Transylvania & Romania

Rucar-Bran PassRomania is Central and Eastern Europe in a nutshell.


Do you associate Romania more with Italy or Russia? It’s true it is half way between Rome and Moscow but which one influenced it more? It is also true that for 50 years it was under soviet-minded communism but Romania is not a Slavic country, it is actually a Latin “island” in Central-Eastern Europe.  Two millennia ago, Romans occupied ancient Dacia, colonized it and strongly influenced the culture. Since then, being at the crossroads of the Ottoman, Hungarian, Austrian, Russian and Polish empires, each fought to own it, leaving behind a fascinating multicultural heritage.

Biertan fortified church. Photo by Sorin OnisorWhile Romans left behind the language, Ottomans greatly influenced the southern region, Hungarians reluctantly gave up Transylvania and a populous minority remained and brought German Saxons to settle.  So if you are interested in the Eastern half of Europe, this might be the best place to visit.


Romania is situated half way between the Equator and the North Pole, having a tempered, 4 seasons climate. Cities like Milano, Montreal and Ulan Bator are at similar latitudes as Romania. Romania covers an area similar with that of the United Kingdom, New Zealand or Michigan. Romania’s neighbors are Ukraine, Hungary, Serbia, Bulgaria and the Republic of Moldova.


Romanian countrysideRomania is composed of 4 historical regions: Transylvania, Wallachia, Dobruja and Moldova, each of them having sub-regions such as Banat, Oltenia, Muntenia, Crisana, Bucovina, Maramures, or “countries” like Motilor, Hateg, Barsei, Zarandului. The land is equally split between plains, hills and mountains (the Carpathians, also known as the Transylvanian Alps).


The Black Sea bathes the south-eastern side of the country, and there are over 3500 inland lakes. The Danube is Europe’s second longest river and flows through Romania for 1000 km, collecting most other, smaller rivers in Romania. Before it meets the Black Sea, the Danube creates a wonderful Delta, rich in wildlife, now a biosphere reserve.


Museum of communism victims in Sighetu MarmatieiWhen it became independent in 1918 Romania was a kingdom. In 1947, as communists took power, it became a republic, led by them until the 1989 revolution.  Currently Romania is a democratic republic; it joined NATO in 2004 and is the newest European Union member, since 2007. The trauma of the communist regime is still felt in people’s attitudes, in the way cities look, and in the economy, which is still struggling to be competitive. It is a developing country, figuring on most development indicators above Latin American countries or the richest African ones.  Its GDP per capita is close to those of Brazil, Malaysia and South Africa.


About Transylvania

To visualize Transylvania, simply imagine a fortress which instead of walls is surrounded by the Carpathian Mountains. A fortress is also veiled in mystery and legends, in Transylvania they are carved in landscape and people. We can hear stories about cavemen, Romans, Mongols, kings and impallers which have played an act on this stage. The shape of a fortress is also that of a nest and Transylvania is the cradle of a special culture still well preserved. Most people here live in harmony with nature and Romanians, Hungarians, Gypsies, Ukrainians, Germans and Serbs of different religious beliefs coexist for centuries.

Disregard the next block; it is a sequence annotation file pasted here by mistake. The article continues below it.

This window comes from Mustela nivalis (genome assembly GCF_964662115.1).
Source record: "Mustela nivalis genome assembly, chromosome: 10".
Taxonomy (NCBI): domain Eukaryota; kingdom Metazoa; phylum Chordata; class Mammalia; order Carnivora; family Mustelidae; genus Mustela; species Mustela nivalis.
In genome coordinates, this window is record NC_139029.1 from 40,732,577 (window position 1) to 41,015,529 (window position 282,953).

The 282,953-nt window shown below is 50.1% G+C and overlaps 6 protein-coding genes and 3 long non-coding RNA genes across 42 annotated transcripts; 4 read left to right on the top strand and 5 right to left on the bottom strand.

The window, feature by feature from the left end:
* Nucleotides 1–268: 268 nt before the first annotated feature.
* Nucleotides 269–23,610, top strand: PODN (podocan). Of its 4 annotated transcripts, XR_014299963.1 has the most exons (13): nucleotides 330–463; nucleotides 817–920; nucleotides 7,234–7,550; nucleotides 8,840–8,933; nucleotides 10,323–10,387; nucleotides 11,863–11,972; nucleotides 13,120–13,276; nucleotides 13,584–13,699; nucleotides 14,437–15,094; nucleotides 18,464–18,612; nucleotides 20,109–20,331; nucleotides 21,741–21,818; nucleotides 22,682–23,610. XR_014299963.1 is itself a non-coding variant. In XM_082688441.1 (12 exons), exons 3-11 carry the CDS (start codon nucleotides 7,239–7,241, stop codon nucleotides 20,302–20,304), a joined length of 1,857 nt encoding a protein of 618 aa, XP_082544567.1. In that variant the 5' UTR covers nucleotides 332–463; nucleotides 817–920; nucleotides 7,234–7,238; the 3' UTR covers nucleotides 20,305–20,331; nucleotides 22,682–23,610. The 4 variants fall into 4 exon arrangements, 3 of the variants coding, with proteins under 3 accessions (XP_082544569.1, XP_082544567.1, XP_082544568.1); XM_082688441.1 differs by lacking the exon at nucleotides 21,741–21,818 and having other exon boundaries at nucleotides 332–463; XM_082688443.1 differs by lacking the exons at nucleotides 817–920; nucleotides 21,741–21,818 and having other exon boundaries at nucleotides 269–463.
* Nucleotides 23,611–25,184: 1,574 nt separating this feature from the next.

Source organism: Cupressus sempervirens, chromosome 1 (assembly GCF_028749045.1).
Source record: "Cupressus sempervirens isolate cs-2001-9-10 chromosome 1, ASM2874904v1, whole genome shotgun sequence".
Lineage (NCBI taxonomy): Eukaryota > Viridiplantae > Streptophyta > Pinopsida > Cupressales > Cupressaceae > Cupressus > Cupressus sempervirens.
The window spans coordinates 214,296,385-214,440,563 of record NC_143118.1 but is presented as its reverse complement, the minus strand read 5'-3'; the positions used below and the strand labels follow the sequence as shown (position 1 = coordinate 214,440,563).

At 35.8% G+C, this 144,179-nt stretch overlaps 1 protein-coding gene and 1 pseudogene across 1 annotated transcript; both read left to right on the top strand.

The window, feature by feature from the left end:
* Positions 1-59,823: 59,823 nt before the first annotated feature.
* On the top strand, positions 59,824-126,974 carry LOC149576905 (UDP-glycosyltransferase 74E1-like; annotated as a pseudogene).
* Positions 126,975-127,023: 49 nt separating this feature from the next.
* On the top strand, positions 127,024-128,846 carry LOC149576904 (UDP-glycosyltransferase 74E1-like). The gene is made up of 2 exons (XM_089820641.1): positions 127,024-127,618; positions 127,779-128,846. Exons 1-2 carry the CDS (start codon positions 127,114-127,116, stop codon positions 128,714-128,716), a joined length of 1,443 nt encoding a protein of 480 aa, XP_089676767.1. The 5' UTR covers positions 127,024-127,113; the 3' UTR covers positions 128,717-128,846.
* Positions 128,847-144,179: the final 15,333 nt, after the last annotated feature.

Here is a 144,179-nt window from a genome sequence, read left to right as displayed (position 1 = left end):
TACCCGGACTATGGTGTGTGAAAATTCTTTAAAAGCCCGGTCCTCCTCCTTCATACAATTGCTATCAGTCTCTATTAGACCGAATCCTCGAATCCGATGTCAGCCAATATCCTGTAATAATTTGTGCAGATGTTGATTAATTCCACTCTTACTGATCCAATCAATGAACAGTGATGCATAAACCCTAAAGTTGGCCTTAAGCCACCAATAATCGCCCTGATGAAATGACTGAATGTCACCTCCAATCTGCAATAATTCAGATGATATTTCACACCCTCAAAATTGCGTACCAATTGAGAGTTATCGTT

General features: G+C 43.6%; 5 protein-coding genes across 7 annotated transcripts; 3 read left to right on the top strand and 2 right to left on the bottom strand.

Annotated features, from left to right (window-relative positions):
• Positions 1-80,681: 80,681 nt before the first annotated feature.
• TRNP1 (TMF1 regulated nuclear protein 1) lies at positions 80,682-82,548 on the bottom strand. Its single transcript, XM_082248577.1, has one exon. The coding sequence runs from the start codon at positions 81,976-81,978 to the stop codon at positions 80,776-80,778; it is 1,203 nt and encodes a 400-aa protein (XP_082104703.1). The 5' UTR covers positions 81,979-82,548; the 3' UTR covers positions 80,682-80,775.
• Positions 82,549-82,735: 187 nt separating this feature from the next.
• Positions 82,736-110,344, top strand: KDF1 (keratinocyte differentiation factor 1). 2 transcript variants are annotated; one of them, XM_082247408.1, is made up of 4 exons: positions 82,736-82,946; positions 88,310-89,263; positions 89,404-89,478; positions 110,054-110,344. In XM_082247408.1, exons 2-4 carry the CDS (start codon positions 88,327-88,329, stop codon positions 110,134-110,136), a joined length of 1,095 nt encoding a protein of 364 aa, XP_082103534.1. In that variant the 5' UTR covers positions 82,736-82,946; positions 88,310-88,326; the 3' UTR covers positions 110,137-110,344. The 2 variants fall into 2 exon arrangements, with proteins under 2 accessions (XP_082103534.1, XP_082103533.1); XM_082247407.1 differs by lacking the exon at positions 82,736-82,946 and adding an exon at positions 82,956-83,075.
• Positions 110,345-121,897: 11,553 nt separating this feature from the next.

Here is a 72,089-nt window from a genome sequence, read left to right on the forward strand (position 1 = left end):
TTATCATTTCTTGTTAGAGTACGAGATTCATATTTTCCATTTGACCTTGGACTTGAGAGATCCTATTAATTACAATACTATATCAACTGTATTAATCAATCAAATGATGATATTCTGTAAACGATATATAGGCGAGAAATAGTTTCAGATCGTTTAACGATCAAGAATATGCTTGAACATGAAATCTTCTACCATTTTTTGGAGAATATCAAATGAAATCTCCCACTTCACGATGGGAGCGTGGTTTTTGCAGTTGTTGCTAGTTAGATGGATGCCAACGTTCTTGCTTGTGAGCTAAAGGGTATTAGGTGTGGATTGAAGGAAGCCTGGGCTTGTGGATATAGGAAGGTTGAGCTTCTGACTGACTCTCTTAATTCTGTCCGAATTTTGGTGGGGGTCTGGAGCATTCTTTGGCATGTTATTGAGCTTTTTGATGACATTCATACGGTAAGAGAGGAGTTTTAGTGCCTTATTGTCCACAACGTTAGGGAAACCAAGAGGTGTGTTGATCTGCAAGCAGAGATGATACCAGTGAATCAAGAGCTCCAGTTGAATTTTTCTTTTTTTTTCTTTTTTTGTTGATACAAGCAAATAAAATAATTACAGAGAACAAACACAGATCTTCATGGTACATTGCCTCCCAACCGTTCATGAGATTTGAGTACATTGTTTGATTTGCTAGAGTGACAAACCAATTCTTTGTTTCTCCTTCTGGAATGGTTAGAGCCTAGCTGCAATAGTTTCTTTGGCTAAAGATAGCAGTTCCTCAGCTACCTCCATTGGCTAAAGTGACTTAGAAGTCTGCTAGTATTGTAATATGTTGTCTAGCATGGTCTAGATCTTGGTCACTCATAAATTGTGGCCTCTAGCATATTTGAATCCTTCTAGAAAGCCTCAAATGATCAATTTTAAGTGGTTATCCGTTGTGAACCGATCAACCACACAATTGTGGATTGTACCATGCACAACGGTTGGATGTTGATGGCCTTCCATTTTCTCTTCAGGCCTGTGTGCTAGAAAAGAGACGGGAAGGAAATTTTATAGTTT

An exciting way to understand Transylvania is by figuring out the meaning of its name. Transylvania comes from Latin and translates as “beyond the forest”. The Hungarian “Erdely” or “Ardeal” also means “beyond the forest” but according to some historians it comes from “rich in gold and silver”. The German name for it, Siebenbürgen translates as “seven fortified towns”.


Transylvania has architectural and cultural heritage from the Kingdom of Dacia, Roman Empire, Kingdom of Hungary, Ottoman Empire, Habsburg Monarchy, Austro-Hungarian Empire and neigh boring Romanian regions.


Two millennia ago, Transylvania was under Roman empire rule and was the source for many natural resources such as iron, copper, silver, gold as well as harvests of its fertile soils already proving its strategic important.  Later on, after the constant unrest in the region between neighboring empires, states an d nomadic settlements, strong Hungarian influence in combination with German-speaking Saxons prevailed from 9th till 15th centuries.


Medieval fortresses, castles and fortified churches were built by German Saxons to protect Transylvania from Mongol-Tatar horde and Ottoman Empire, many of them left intact and some are now protected as part of UNESCO World Heritage Programme.


Transylvania alongside Moldavia, Wallachia and Dobruja are historical regions that united in 1

918 to form Romania.

Romanian language, of Latin origin, is the mother tongue for 90% of the population in Romania, a fascinating fact considering that for almost 2 millennia it had Slavic and Hungarian speaking neighbors. Besides that, until 1918, it has been conquered or under the domination of Hungarian, Austrian or Ottoman Empires, all speaking different languages.


Transylvania proper encompasses the region surrounded by Carpathians but it is common to include the outer regions of Banat, Crisana and Maramures as part of Transylvania.


For your family or group we can organize a tailor-made tour of Romand or Transylvania region alone, some examples of thematic tours: medieval castles and fortifications, learning traditional occupations, photography workshops, hiking, donkey trips, wine tasting and more.

You can simply write us email with your expectations at info@viatransylvania.com.